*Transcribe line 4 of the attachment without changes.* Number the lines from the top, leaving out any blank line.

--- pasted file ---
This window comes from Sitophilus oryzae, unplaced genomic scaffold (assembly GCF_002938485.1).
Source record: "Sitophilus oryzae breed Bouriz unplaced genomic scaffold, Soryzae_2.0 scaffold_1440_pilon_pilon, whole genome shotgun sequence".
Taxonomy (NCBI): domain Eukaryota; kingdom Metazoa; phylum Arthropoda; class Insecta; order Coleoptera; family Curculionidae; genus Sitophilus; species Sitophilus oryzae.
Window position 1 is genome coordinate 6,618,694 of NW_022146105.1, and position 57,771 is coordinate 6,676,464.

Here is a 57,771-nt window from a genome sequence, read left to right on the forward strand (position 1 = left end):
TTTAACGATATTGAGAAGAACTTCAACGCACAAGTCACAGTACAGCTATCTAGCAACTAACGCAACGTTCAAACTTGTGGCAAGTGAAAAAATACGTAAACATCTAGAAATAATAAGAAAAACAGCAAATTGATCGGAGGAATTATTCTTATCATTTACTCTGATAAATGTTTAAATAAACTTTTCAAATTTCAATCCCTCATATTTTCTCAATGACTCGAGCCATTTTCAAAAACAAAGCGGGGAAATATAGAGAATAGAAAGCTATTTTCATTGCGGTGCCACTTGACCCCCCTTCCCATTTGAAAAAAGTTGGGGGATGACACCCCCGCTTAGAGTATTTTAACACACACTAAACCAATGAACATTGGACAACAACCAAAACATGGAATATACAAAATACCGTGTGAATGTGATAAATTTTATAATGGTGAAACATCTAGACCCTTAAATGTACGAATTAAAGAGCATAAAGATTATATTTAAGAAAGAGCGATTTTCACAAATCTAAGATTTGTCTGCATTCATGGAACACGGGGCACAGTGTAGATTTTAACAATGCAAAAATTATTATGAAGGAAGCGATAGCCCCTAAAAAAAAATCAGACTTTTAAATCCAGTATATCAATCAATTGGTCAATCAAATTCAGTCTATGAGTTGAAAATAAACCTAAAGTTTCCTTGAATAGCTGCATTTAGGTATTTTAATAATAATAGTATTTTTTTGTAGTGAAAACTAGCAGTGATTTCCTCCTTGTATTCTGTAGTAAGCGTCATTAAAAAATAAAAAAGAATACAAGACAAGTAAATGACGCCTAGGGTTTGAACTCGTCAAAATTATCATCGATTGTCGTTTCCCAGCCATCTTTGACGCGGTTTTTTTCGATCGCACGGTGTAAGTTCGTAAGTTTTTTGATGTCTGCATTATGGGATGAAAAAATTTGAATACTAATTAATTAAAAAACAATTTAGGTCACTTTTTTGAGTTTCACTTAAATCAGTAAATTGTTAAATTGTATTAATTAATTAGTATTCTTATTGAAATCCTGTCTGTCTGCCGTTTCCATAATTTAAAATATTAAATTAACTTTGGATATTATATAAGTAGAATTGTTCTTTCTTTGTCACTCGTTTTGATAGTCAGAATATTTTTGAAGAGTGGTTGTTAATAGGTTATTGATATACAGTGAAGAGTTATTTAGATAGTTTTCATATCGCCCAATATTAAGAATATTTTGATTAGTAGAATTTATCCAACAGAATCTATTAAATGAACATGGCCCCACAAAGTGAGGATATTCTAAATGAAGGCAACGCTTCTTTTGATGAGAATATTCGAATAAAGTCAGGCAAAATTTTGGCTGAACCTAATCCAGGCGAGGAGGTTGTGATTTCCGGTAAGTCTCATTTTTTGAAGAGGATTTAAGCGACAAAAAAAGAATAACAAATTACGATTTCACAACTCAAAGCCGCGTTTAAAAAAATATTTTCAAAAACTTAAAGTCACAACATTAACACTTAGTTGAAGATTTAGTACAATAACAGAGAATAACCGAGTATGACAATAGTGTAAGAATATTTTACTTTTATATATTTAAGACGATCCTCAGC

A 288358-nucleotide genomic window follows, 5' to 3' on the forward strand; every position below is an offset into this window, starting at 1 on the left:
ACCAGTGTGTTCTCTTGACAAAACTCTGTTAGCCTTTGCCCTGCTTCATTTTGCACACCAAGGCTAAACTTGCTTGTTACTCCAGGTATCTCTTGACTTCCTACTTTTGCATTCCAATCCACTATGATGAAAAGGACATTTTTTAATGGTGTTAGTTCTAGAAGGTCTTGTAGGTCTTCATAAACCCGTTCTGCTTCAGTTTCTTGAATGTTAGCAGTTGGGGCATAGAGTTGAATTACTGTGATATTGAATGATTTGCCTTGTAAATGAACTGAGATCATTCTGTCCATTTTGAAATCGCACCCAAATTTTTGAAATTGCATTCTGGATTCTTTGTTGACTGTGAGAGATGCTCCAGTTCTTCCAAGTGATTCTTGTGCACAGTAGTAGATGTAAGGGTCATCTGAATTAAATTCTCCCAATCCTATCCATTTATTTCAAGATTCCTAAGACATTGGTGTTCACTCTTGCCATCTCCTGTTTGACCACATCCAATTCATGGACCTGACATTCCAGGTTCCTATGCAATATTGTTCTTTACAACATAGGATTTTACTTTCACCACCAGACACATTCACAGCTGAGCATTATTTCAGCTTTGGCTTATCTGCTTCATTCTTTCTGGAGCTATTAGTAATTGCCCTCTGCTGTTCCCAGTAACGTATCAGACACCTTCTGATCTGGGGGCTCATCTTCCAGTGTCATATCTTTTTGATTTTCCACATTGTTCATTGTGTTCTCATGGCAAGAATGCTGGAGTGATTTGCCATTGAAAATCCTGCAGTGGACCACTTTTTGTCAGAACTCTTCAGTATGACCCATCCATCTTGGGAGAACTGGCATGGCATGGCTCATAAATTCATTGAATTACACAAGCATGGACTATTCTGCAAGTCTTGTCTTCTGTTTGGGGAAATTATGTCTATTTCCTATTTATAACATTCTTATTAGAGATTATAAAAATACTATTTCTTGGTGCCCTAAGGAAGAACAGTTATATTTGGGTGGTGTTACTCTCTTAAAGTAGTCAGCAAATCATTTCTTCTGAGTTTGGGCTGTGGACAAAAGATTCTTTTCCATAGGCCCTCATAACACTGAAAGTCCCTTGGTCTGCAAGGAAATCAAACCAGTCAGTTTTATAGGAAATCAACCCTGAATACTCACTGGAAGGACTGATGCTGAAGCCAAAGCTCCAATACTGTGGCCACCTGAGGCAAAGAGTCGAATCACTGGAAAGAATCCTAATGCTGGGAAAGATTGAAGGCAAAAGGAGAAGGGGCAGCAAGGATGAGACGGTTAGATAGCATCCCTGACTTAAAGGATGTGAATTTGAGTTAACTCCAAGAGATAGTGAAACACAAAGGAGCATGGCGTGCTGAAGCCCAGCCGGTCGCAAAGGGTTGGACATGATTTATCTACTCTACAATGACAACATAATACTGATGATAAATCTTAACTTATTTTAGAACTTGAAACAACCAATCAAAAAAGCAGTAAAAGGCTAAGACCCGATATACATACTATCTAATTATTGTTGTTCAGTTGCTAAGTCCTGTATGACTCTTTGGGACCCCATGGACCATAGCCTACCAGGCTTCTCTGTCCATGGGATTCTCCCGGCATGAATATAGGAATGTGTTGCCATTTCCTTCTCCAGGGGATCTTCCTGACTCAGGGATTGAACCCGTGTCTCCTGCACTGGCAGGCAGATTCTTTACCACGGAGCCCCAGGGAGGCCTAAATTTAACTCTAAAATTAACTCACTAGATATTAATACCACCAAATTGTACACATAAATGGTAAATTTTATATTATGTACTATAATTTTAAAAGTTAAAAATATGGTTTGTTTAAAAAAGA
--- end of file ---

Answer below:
Window position 1 is genome coordinate 6,618,694 of NW_022146105.1, and position 57,771 is coordinate 6,676,464.